Background Although increased pulmonary pressure is caused by changes in the pulmonary vasculature, prognosis in idiopathic pulmonary arterial hypertension (IPAH) is strongly associated with right ventricular (RV) function. The aim of this study was to describe the best RV adaptive remodeling pattern to increased afterload in IPAH. Methods In 60 consecutive patients with IPAH, RV morphologic and functional features were evaluated by echocardiography and cardiac magnetic resonance imaging. To address the question of the best RV adaptation pattern, we divided the study population into two groups by the median value of RV mass/volume ratio (0.46) because this parameter allows the distinction between RV eccentric (≤0.46) and concentric hypertrophy (>0.46). The two groups were compared for RV remodeling and systolic function parameters, World Health Organization class, pulmonary hemodynamics, and 6-minute walk test. Results Despite similar pulmonary vascular resistance, mean pulmonary pressure, and compliance, patients with eccentric hypertrophy had advanced World Health Organization class and worse 6-minute walk test, hemodynamics, RV remodeling, and systolic function parameters compared with patients with concentric hypertrophy. The group with concentric hypertrophy had higher RV to pulmonary arterial coupling compared with the group with eccentric hypertrophy (1.24 ± 0.26 vs 0.83 ± 0.33, p = 0.0001), indicating higher RV efficiency. A significant correlation was found between pulmonary vascular resistance and RV to pulmonary arterial coupling (r = -0.55, = 0.31, p = 0.0001), with patients with RV mass/volume ratio > 0.46 at the higher part of the scatterplot, confirming more adequate RV function. Conclusions Concentric hypertrophy might represent a more favorable RV adaptive remodeling pattern to increased afterload in IPAH because it is associated with more suitable systolic function and mechanical efficiency.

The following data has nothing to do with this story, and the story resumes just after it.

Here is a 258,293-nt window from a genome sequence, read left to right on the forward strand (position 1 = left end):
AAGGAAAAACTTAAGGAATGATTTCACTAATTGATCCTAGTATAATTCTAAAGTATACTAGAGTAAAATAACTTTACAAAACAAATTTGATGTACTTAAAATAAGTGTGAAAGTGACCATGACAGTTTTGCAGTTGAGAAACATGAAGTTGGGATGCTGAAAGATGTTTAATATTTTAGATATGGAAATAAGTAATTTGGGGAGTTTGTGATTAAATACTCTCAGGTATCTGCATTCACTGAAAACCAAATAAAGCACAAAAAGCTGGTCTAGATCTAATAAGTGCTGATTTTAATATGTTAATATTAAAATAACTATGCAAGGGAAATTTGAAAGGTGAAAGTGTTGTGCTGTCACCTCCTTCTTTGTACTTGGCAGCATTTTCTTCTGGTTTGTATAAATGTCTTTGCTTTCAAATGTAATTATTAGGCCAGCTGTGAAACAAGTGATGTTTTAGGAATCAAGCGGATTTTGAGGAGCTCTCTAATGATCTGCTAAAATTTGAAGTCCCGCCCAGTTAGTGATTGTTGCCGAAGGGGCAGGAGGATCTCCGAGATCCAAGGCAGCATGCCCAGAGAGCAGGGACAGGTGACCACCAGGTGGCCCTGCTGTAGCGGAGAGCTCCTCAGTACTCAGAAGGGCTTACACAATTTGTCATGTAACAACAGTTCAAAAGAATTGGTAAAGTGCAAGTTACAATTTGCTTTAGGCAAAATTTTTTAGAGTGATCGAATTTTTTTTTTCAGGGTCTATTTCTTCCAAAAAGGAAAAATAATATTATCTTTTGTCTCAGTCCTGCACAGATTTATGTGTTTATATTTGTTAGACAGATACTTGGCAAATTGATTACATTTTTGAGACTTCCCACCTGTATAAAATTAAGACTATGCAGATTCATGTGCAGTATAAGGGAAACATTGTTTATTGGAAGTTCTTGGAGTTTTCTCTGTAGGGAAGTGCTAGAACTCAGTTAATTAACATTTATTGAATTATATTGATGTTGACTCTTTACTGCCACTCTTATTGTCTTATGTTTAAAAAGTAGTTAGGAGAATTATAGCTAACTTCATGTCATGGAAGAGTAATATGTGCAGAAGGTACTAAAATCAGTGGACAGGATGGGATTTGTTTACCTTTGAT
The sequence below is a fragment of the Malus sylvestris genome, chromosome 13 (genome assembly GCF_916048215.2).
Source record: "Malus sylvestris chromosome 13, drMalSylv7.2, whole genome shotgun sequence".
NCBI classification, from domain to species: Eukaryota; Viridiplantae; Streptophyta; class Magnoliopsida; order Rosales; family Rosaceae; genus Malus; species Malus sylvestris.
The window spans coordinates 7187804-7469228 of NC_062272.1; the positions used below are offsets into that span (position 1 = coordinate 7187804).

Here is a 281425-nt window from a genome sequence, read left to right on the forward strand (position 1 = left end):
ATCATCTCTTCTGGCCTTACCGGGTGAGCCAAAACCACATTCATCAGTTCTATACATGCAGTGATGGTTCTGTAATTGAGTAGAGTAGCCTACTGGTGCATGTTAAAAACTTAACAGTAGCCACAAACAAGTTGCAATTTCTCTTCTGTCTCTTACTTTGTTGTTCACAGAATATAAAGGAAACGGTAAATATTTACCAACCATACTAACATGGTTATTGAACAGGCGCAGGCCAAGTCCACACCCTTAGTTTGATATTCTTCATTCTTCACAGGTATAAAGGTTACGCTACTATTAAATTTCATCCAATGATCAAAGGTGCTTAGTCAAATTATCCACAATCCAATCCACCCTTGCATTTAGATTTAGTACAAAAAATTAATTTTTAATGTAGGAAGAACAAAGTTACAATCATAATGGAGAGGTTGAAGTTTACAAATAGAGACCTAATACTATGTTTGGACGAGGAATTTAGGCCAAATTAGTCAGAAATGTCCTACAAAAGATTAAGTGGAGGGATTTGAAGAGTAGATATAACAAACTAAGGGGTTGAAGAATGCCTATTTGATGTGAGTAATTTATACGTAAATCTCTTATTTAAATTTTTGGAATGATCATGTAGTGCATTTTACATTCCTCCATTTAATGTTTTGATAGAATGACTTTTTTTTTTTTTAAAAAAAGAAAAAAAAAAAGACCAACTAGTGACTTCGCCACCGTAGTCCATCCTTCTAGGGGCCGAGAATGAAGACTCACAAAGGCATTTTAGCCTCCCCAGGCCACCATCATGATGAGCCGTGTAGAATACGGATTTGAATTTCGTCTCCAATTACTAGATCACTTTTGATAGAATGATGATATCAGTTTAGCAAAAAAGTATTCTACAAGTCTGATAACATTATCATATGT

- cardiac magnetic resonance
- pulmonary arterial hypertension
- right ventricle remodeling
ASJC Scopus subject areas
- Cardiology and Cardiovascular Medicine
- Pulmonary and Respiratory Medicine